A slick looking Universal Pictures caper, The Real McCoy should have been a slam-dunk considering its pedigree.
Plot: A woman is released from prison, an expert bank robber who wants to settle down and go straight, but her parole officer and her former employer try to get her to pull one more heist.
Review: Caught mid-act while robbing a big bank, Karen McCoy (Kim Basinger at her peak) does a 6-year stint in prison. While out on parole, her son is kidnapped by an upscale crime lord (played by Terence Stamp) and used as collateral for her to rob the same bank as before. With no choice (even her parole officer is a slimebag who works for the crime lord), McCoy has to plan the ultimate heist using every ounce of her will and fortitude so that she can get away clean while also saving her son.
A slick looking Universal Pictures caper, The Real McCoy should have been a slam-dunk considering its pedigree. Russell Mulcahy (Razorback, Highlander) directed it, which should have been enough for the movie to have some style and pizazz, but the movie is a limp noodle with zero momentum, or an ounce of energy to propel its weak storyline from writers William Davies and William Osborne. Basinger does what she can with a strained, cliché character, and co-stars Terence Stamp and Val Kilmer (cast as a goofball sidekick loser to Basinger’s character) can’t do anything to elevate the material because the film doesn’t allow them to do anything other than what was written on the page. A real boneheaded movie from any angle, The Real McCoy would never make it to multiplexes today.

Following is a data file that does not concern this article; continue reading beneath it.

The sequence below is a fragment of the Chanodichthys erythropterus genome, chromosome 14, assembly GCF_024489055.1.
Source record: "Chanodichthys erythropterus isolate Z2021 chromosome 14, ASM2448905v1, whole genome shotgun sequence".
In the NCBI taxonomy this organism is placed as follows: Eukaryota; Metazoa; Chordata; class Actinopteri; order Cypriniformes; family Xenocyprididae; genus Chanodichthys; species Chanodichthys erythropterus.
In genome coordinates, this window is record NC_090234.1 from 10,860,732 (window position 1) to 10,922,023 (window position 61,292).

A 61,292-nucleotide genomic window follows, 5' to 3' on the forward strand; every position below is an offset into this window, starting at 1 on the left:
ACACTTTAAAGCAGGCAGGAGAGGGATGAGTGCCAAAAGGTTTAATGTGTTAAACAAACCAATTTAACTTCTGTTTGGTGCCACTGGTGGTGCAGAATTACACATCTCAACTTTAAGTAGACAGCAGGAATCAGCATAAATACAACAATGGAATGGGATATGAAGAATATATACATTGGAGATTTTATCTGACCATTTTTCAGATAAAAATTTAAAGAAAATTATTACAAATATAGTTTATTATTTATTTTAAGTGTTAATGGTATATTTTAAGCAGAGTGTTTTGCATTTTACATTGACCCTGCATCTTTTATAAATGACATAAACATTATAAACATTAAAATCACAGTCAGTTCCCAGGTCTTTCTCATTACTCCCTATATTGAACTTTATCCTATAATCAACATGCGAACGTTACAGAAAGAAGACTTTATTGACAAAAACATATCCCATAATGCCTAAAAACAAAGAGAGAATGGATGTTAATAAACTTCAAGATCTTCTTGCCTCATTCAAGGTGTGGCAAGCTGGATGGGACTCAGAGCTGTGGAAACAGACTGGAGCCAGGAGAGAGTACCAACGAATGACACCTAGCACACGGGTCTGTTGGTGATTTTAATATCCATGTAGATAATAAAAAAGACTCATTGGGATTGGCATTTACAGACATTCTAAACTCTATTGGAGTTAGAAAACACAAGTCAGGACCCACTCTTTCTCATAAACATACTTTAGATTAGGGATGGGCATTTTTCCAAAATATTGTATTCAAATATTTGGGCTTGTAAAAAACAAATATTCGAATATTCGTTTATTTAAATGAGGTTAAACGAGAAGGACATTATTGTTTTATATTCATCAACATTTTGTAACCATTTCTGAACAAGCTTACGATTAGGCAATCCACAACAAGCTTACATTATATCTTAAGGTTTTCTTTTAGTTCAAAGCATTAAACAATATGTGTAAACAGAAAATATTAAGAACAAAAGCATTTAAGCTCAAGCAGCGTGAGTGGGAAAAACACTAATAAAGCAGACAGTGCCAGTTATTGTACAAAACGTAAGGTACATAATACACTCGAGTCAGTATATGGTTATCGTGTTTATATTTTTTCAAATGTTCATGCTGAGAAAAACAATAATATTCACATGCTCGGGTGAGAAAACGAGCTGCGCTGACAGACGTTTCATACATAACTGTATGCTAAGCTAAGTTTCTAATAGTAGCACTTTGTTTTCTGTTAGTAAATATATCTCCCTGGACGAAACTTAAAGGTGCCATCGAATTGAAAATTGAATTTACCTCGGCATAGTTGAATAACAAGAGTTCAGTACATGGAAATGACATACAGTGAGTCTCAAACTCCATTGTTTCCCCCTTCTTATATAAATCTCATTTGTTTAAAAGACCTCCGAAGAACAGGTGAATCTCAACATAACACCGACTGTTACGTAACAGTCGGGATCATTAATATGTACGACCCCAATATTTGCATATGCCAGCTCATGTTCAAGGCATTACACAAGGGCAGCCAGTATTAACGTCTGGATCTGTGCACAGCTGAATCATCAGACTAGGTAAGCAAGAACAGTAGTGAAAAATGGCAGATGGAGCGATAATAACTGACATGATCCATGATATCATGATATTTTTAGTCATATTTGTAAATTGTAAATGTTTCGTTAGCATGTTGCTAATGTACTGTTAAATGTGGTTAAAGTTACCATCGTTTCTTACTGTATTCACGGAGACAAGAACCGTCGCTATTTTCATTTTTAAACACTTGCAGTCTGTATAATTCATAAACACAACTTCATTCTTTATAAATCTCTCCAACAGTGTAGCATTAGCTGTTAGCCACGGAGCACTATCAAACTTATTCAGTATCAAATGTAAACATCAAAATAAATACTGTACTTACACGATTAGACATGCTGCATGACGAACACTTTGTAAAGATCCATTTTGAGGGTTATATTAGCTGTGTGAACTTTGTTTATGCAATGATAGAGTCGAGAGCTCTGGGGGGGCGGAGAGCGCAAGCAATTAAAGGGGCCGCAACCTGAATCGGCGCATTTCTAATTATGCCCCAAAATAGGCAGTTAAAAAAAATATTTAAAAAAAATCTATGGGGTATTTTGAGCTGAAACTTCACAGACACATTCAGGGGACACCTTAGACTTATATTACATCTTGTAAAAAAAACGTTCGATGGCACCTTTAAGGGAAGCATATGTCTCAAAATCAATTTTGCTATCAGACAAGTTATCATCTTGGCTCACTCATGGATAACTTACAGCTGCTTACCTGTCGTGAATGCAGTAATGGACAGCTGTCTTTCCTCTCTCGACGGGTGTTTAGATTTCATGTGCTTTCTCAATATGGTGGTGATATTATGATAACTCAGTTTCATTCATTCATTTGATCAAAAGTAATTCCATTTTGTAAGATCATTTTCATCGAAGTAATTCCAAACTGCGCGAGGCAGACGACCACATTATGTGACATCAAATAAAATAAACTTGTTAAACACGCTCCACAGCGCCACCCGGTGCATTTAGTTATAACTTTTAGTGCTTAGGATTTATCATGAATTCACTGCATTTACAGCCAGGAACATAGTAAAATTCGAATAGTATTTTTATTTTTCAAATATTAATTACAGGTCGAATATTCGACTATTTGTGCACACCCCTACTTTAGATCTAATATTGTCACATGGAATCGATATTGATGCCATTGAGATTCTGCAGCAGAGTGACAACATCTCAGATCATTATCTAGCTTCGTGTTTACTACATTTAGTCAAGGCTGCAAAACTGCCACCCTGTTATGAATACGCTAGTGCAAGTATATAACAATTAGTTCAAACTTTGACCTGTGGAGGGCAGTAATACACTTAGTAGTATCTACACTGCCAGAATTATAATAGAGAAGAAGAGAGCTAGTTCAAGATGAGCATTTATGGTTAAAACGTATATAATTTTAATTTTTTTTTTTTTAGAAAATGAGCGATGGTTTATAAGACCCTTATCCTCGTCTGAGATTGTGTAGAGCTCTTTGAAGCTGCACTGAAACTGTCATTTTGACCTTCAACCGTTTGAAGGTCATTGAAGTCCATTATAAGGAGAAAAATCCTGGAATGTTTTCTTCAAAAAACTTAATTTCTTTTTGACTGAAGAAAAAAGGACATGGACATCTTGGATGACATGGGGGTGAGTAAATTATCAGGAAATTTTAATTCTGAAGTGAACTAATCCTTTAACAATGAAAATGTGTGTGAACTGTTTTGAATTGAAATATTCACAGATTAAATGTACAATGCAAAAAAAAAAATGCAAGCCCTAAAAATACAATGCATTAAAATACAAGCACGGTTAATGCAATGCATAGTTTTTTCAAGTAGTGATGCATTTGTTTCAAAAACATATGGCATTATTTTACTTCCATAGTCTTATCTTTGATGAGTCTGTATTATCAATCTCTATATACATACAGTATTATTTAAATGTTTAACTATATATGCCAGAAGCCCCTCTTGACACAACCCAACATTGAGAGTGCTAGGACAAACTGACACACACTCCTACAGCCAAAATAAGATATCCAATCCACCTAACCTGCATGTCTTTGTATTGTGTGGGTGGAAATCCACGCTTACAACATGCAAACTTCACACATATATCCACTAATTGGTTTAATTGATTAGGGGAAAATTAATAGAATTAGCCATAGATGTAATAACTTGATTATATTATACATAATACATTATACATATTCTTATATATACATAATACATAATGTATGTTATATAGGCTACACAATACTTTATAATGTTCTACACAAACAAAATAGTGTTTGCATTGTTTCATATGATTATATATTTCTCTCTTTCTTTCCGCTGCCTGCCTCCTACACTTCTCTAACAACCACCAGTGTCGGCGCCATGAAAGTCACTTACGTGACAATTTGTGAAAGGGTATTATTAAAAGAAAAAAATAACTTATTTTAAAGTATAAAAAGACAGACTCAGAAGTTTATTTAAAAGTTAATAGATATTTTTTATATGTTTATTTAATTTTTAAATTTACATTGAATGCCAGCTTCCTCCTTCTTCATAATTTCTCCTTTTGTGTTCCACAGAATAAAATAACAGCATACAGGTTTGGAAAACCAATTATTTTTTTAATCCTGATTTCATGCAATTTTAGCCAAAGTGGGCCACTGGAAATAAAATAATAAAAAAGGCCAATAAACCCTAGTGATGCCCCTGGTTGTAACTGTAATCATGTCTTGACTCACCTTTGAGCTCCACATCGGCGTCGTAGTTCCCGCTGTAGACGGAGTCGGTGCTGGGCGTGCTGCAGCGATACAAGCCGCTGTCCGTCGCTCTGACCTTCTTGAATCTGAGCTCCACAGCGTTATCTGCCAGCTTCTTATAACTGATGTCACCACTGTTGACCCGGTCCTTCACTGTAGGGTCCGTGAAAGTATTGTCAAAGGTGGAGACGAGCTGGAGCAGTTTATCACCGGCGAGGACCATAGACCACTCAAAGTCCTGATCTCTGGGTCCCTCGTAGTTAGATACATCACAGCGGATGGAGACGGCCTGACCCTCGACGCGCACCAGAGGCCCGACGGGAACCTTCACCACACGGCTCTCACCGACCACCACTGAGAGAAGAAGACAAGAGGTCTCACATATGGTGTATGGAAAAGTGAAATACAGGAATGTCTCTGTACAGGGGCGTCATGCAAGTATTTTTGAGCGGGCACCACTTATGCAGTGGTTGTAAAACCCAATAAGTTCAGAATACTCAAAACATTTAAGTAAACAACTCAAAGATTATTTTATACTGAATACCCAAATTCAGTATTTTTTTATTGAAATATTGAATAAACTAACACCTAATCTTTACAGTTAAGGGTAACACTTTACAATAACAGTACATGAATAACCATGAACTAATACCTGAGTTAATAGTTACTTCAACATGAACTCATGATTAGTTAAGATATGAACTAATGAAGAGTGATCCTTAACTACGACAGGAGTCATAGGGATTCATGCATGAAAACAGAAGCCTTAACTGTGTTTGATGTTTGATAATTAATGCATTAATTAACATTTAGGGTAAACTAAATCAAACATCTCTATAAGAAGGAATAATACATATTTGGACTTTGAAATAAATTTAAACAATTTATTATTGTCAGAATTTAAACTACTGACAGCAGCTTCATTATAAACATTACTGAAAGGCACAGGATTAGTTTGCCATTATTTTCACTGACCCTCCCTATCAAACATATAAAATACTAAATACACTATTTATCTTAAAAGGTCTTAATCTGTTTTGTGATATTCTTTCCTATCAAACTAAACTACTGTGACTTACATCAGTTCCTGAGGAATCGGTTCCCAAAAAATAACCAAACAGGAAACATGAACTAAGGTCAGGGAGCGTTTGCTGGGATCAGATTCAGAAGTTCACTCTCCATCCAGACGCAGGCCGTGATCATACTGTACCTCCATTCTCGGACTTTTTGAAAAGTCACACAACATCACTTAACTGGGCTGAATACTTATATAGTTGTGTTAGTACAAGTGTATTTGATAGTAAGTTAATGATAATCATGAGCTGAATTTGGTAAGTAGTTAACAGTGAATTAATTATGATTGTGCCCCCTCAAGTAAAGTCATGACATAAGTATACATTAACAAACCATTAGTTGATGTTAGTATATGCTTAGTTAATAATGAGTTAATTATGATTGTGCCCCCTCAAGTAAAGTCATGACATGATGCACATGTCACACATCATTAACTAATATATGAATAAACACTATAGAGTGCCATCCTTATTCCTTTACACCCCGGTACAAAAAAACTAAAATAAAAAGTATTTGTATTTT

Kino Lorber’s new Blu-ray of this release is a noted upgrade from the previous DVD release from Universal. If Basinger or Kilmer have hardcore fans, they may want to add this to their collection. Mulcahy took the time to record a brand new audio commentary for it. There are also bonus trailers.